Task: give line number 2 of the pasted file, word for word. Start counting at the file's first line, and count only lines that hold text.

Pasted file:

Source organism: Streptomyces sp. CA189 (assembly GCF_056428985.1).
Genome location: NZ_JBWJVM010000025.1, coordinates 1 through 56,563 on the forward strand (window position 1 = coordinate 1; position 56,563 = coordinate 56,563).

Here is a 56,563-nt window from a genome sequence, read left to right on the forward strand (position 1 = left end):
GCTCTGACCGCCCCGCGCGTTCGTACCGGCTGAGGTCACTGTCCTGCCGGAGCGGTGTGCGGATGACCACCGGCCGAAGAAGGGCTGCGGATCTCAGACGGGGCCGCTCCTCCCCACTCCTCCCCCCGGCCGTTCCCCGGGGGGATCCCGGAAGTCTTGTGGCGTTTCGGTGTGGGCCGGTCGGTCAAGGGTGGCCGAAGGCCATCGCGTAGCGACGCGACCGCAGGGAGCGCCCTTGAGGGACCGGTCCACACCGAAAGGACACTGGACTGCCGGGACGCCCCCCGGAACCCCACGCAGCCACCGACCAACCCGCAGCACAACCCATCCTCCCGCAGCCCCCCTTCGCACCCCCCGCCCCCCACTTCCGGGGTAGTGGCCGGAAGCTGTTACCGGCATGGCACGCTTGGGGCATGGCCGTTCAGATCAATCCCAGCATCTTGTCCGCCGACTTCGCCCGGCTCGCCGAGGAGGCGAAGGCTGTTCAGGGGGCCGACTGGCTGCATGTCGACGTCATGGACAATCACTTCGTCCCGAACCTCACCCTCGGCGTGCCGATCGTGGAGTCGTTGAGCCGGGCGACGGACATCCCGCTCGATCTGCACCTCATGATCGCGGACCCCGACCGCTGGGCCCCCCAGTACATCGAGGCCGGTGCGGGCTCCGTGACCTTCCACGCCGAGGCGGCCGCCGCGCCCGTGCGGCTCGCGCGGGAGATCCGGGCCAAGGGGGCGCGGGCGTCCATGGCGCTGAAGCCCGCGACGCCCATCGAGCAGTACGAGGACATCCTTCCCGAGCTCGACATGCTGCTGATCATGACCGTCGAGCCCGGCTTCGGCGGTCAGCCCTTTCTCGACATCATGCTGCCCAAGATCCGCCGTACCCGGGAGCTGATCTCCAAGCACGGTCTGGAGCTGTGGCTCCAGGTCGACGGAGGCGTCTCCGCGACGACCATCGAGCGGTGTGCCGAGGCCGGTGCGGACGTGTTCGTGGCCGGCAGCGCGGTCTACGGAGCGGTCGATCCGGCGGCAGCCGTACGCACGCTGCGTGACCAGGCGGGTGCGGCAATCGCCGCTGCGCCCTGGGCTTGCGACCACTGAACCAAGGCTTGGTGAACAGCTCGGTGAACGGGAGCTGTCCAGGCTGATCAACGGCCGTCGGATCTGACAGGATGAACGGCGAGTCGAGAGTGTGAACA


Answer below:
Genome location: NZ_JBWJVM010000025.1, coordinates 1 through 56,563 on the forward strand (window position 1 = coordinate 1; position 56,563 = coordinate 56,563).